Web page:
Diabetes & The Diabetic Diet

by CM Dr. Allen K.M. Pang (Doctor of Chinese Medicine)
* Medical Advisor of Xiamen Ren De Hospital
* Regional Representative of Nanjing TCM University
* President of SEL & KL Association of China Graduated Chinese Physicians
* Guest Lecturer of Hong Kong Wah Ha TCM College
* Director Jiangxi TCM University Malaysia Tutoring Centre
* Vice Chairman (Overseas) of Xiamen TCM & Medicine Promoting Association.

Address:Lot L-02-05, Block L, Kinrara Section 3 Town Centre, Jalan PPK 1, Pusat Perniagaan Kinrara 3, Persiaran Kinrara Sek 3, Taman Kinrara Sek 3, 47100 Puchong, Selangor, Malaysia.
e-mail: ortcm@sina.com

Diabetes is a condition where there is an abnormally high level of sugar in the blood and the affected patient's body is unable to control this. Basic causes of the illness are thought to be related to genetic inheritance, environment, coming into constant contact with toxic substances or other infection of harmful organism may trigger the onset. Diabetes results from a failure in the production of insulin which is one of the body'shormones and its job is to keep the blood's sugar in control. Without insulin, the body's cells become deprived of sugar despite the fact that there is a high level in the blood. As the sugar level rises due to lack of insulin, the cells burn on fat and nutrients like protein as it goes through improper circulation.

Proper diet still form the basis for management of diabetes and the so-called diabetic diet is nothing more than a modification of a well-balanced diet of others. Whatever others eat, diabetics can eat too but with certain adjustments altered to suit each individual's needs. The intake of calories, proteins, fat, sugar should be carefully monitored as a balanced diet supplies nutrients needed by a person to support daily health. A diabetic person requires the same food nutrients as any other non-diabetic person. But protein, fat and carbohydrates are not metabolized in the same way so there is a need to lower this range of food groups. An uncontrolled diet may bring about problems whether the patient belongs to the Diabetes Mellitus (blood glucose level is higher than normal) or Maturity Onset Diabetes, which is a type of diabetes where the pancreas does produce insulin but the tissues of the body are sensitive to its action and because of this, a condition of high blood sugar level starts.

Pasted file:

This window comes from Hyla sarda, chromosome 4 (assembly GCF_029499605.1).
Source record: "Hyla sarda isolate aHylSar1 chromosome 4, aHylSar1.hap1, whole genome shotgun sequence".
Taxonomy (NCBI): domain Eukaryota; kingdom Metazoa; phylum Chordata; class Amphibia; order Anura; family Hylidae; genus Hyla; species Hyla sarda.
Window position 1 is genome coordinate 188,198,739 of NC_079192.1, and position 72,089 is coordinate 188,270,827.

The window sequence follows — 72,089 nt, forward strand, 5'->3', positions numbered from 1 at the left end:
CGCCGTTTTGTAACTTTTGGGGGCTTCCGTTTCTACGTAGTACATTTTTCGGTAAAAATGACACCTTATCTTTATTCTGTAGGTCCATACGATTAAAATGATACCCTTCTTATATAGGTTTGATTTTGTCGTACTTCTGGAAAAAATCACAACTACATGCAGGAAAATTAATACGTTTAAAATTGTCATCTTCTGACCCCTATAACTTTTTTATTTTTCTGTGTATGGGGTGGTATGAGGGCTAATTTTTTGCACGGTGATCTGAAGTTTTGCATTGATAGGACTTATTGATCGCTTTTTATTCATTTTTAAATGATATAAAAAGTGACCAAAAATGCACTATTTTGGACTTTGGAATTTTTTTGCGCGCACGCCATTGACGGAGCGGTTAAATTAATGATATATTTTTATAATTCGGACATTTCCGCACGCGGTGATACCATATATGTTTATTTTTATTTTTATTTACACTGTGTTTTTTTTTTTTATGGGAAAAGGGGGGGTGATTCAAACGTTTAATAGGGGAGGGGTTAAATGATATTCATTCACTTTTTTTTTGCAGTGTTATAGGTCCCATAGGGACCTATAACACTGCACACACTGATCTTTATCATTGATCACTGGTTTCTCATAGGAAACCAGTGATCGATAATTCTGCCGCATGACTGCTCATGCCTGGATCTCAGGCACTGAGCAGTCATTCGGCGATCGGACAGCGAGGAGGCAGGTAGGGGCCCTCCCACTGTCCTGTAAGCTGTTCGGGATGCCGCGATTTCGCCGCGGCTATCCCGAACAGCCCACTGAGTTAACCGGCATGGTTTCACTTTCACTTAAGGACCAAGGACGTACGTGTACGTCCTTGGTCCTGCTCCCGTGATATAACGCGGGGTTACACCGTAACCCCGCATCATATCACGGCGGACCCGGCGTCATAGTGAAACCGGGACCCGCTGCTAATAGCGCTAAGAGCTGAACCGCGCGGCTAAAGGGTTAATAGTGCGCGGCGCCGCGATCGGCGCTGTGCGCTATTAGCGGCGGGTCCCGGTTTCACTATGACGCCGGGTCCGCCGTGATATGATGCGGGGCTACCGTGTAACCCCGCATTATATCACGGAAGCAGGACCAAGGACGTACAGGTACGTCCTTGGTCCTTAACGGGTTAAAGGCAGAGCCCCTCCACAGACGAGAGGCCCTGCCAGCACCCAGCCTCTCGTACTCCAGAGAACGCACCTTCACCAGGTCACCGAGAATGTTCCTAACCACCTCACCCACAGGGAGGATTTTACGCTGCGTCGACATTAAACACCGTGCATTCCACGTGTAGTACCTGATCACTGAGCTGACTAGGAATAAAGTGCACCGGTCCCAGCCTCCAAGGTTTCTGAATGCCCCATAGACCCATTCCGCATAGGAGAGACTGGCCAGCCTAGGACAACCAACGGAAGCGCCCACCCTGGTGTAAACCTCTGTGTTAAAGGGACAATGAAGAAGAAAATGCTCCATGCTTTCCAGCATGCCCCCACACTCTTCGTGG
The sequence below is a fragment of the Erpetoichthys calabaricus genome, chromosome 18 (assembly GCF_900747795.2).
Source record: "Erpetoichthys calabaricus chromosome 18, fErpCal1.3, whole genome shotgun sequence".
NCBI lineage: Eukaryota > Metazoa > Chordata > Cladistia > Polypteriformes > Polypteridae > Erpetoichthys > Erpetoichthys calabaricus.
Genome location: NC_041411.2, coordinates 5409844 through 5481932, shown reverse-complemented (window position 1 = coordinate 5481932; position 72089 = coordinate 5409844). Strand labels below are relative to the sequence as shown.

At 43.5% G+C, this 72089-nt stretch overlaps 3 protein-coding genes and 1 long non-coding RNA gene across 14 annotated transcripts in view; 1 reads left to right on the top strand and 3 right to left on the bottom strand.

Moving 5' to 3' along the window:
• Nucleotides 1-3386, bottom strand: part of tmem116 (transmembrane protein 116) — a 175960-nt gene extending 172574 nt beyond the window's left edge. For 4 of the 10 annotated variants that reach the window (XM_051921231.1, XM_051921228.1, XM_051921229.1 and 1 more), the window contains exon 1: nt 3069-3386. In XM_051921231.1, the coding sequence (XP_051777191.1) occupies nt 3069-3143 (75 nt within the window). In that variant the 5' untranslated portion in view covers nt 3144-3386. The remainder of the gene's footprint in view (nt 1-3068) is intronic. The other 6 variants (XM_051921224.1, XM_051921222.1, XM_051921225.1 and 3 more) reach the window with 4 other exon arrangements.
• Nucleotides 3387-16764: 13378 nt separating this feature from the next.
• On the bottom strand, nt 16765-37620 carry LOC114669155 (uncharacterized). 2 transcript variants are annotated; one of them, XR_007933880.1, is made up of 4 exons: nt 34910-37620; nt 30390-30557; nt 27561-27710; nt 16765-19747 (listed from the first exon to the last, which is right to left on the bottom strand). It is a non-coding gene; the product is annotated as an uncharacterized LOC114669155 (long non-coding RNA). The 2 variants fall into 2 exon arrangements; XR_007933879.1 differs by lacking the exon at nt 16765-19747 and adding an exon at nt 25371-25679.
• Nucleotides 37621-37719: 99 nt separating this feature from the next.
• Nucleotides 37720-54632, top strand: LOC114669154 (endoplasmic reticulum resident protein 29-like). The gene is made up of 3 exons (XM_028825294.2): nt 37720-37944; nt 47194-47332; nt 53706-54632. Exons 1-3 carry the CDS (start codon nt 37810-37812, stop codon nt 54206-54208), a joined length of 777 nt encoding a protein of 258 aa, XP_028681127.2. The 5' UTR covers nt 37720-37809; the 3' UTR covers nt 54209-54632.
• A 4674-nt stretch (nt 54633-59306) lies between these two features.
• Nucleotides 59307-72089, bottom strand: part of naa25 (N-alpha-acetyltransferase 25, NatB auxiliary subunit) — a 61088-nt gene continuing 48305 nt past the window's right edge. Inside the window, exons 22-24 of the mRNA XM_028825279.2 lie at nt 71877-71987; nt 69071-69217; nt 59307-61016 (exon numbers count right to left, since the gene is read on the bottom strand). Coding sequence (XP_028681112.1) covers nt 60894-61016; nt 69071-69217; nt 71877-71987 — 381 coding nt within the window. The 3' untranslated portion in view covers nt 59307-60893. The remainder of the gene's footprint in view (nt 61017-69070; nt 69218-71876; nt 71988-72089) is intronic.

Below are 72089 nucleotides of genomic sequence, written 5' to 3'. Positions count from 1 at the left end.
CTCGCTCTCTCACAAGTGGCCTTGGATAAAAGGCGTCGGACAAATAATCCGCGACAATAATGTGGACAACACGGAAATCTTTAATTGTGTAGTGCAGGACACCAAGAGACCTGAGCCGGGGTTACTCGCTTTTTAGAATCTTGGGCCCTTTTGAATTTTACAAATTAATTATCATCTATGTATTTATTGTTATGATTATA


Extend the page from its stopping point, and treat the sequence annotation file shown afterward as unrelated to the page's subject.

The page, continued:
Sometimes, a diabetic can lapse into problems like hypoglycameia (which means low blood sugar level) or develop hyperglycaemia (which means high blood sugar level). Both conditions can be cured but complications can have an effect on the eyes, start of abnormalities in the nerves and has a tendency to develop artery trouble.

Diet is a must for those who suffer from diabetes. Once you understand the role of diet, there is a better overall control of the disease. With a proper diet and combined with the correct set of exercise, the illness can be managed. A diabetic should bring blood glucose level near to normal in order to lessen the risk of toxic effects and whether a patient is on medication or insulin, the diet should be tailored to each individual's nutritional requirement. Below is a simple guide to the source of vitamins needed in a diet:

1. Vitamin A (retinol) is needed for Group 1 as they tend to have insulin resistance. A good origin of this vitamin comes from egg yolks, carrots, pumpkins, maize, spinach and since vitamin A is fat soluble, it can also be made in the body from carotene, a substance found in carrots, spinach.